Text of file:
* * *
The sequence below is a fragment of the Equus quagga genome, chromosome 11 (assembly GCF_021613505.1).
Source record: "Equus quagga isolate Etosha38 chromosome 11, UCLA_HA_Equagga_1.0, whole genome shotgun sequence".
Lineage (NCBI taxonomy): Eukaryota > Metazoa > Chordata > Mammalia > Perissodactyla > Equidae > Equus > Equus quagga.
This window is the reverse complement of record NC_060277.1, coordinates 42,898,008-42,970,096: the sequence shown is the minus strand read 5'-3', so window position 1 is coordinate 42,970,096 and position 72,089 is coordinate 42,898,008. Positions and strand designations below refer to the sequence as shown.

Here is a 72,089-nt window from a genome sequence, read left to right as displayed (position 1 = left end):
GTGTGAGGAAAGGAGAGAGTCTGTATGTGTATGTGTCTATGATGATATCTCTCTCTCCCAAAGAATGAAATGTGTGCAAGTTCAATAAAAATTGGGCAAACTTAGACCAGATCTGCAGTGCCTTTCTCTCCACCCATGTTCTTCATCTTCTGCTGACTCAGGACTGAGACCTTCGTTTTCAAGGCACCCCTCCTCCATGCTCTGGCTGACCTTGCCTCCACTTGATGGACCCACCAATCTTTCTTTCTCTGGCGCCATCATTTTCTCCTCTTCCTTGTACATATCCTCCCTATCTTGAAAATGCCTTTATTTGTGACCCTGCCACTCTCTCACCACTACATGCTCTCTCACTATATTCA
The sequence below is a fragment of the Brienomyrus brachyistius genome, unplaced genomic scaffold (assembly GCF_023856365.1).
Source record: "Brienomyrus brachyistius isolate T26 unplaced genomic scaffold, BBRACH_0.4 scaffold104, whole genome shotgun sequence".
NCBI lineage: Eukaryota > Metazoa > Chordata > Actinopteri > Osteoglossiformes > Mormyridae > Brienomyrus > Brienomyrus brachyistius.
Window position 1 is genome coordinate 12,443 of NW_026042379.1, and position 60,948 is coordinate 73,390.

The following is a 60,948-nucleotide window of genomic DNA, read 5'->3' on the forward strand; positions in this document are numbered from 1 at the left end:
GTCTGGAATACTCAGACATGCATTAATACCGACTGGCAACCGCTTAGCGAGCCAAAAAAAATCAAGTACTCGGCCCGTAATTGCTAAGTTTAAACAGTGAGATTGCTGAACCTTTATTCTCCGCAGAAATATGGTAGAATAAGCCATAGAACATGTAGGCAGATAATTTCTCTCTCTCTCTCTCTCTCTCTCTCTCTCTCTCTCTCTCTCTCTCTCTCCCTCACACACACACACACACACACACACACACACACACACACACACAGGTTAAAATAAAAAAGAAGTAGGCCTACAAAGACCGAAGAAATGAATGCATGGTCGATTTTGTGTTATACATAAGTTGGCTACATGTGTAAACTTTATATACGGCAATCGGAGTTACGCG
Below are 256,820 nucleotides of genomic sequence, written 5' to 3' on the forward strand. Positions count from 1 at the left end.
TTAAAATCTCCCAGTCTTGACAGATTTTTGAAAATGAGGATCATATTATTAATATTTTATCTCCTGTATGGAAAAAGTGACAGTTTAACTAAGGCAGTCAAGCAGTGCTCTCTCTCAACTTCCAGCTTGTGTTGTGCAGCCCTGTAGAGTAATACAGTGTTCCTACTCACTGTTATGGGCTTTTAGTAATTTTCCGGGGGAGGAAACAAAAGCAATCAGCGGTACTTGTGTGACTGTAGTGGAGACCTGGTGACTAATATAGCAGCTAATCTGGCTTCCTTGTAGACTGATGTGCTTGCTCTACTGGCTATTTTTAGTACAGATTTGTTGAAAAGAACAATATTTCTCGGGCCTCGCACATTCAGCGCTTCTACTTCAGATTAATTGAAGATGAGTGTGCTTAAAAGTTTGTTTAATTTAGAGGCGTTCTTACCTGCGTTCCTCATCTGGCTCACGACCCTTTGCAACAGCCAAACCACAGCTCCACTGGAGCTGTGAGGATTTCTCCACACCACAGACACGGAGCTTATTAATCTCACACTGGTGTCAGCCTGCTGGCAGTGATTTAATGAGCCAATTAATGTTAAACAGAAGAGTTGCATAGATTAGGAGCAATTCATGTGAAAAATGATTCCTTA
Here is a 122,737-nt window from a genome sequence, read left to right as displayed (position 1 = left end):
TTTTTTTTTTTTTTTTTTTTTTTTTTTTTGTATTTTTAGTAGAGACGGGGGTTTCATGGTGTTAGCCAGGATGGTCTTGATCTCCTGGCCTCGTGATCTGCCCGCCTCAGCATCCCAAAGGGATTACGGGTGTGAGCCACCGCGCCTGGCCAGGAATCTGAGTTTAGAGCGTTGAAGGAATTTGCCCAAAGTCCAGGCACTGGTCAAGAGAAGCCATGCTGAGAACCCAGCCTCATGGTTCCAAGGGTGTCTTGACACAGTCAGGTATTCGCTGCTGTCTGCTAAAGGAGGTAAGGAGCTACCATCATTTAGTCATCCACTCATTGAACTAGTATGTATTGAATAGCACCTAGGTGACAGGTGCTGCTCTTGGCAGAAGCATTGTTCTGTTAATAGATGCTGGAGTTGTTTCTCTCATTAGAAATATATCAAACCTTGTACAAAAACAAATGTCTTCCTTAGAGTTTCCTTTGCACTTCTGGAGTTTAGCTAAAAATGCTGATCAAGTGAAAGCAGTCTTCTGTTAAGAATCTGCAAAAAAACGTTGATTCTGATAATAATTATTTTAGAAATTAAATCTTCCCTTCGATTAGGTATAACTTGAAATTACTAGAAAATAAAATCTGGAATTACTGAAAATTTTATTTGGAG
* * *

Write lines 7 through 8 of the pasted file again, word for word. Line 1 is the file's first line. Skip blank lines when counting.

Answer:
The sequence below is a fragment of the Brienomyrus brachyistius genome, unplaced genomic scaffold (assembly GCF_023856365.1).
Source record: "Brienomyrus brachyistius isolate T26 unplaced genomic scaffold, BBRACH_0.4 scaffold104, whole genome shotgun sequence".